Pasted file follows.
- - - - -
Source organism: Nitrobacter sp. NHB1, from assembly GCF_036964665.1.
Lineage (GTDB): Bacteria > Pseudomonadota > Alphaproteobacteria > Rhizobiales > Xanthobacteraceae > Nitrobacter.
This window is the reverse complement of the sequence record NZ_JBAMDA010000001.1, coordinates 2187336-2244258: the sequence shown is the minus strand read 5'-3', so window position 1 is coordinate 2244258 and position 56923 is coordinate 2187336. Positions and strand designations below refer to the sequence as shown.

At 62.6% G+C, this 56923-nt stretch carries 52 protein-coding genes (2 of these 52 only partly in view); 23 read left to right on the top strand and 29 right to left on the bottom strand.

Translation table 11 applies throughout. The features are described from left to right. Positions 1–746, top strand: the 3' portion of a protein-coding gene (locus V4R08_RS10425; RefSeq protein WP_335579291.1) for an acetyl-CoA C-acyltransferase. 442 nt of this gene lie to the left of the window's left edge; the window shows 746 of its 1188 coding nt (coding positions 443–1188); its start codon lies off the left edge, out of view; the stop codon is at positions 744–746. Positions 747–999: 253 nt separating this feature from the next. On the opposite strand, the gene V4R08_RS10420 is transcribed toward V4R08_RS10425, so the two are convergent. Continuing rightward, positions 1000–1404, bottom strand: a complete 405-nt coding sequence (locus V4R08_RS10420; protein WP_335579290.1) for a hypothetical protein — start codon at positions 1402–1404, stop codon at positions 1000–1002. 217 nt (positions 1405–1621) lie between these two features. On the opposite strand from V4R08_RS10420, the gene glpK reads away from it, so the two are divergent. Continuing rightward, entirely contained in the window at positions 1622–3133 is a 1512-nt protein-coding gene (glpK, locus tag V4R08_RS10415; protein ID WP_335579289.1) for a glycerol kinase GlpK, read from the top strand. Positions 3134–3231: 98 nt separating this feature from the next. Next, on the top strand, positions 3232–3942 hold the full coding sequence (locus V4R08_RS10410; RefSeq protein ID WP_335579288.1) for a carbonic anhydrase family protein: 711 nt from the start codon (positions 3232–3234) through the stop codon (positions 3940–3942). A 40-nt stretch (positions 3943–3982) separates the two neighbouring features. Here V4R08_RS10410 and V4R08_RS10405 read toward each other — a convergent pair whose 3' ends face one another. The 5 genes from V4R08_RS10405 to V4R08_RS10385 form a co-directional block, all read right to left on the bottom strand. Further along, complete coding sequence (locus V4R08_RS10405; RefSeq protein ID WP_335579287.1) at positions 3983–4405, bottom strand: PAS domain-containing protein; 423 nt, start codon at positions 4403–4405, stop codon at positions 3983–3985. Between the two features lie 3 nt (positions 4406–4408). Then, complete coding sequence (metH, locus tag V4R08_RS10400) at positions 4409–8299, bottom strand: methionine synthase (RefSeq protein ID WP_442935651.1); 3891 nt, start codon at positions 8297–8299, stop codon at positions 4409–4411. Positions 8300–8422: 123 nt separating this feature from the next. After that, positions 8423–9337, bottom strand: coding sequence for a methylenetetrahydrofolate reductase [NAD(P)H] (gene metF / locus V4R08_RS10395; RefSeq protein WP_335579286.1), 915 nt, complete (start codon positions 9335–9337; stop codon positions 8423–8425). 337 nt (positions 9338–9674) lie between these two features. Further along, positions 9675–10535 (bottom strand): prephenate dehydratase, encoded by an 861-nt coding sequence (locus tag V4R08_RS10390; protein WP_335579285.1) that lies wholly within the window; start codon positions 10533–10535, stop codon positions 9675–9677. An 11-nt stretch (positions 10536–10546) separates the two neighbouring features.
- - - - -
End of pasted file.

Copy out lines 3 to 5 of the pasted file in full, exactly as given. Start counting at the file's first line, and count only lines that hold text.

This window is the reverse complement of the sequence record NZ_JBAMDA010000001.1, coordinates 2187336-2244258: the sequence shown is the minus strand read 5'-3', so window position 1 is coordinate 2244258 and position 56923 is coordinate 2187336. Positions and strand designations below refer to the sequence as shown.

At 62.6% G+C, this 56923-nt stretch carries 52 protein-coding genes (2 of these 52 only partly in view); 23 read left to right on the top strand and 29 right to left on the bottom strand.

Translation table 11 applies throughout. The features are described from left to right. Positions 1–746, top strand: the 3' portion of a protein-coding gene (locus V4R08_RS10425; RefSeq protein WP_335579291.1) for an acetyl-CoA C-acyltransferase. 442 nt of this gene lie to the left of the window's left edge; the window shows 746 of its 1188 coding nt (coding positions 443–1188); its start codon lies off the left edge, out of view; the stop codon is at positions 744–746. Positions 747–999: 253 nt separating this feature from the next. On the opposite strand, the gene V4R08_RS10420 is transcribed toward V4R08_RS10425, so the two are convergent. Continuing rightward, positions 1000–1404, bottom strand: a complete 405-nt coding sequence (locus V4R08_RS10420; protein WP_335579290.1) for a hypothetical protein — start codon at positions 1402–1404, stop codon at positions 1000–1002. 217 nt (positions 1405–1621) lie between these two features. On the opposite strand from V4R08_RS10420, the gene glpK reads away from it, so the two are divergent. Continuing rightward, entirely contained in the window at positions 1622–3133 is a 1512-nt protein-coding gene (glpK, locus tag V4R08_RS10415; protein ID WP_335579289.1) for a glycerol kinase GlpK, read from the top strand. Positions 3134–3231: 98 nt separating this feature from the next. Next, on the top strand, positions 3232–3942 hold the full coding sequence (locus V4R08_RS10410; RefSeq protein ID WP_335579288.1) for a carbonic anhydrase family protein: 711 nt from the start codon (positions 3232–3234) through the stop codon (positions 3940–3942). A 40-nt stretch (positions 3943–3982) separates the two neighbouring features. Here V4R08_RS10410 and V4R08_RS10405 read toward each other — a convergent pair whose 3' ends face one another. The 5 genes from V4R08_RS10405 to V4R08_RS10385 form a co-directional block, all read right to left on the bottom strand. Further along, complete coding sequence (locus V4R08_RS10405; RefSeq protein ID WP_335579287.1) at positions 3983–4405, bottom strand: PAS domain-containing protein; 423 nt, start codon at positions 4403–4405, stop codon at positions 3983–3985. Between the two features lie 3 nt (positions 4406–4408). Then, complete coding sequence (metH, locus tag V4R08_RS10400) at positions 4409–8299, bottom strand: methionine synthase (RefSeq protein ID WP_442935651.1); 3891 nt, start codon at positions 8297–8299, stop codon at positions 4409–4411. Positions 8300–8422: 123 nt separating this feature from the next. After that, positions 8423–9337, bottom strand: coding sequence for a methylenetetrahydrofolate reductase [NAD(P)H] (gene metF / locus V4R08_RS10395; RefSeq protein WP_335579286.1), 915 nt, complete (start codon positions 9335–9337; stop codon positions 8423–8425). 337 nt (positions 9338–9674) lie between these two features. Further along, positions 9675–10535 (bottom strand): prephenate dehydratase, encoded by an 861-nt coding sequence (locus tag V4R08_RS10390; protein WP_335579285.1) that lies wholly within the window; start codon positions 10533–10535, stop codon positions 9675–9677. An 11-nt stretch (positions 10536–10546) separates the two neighbouring features.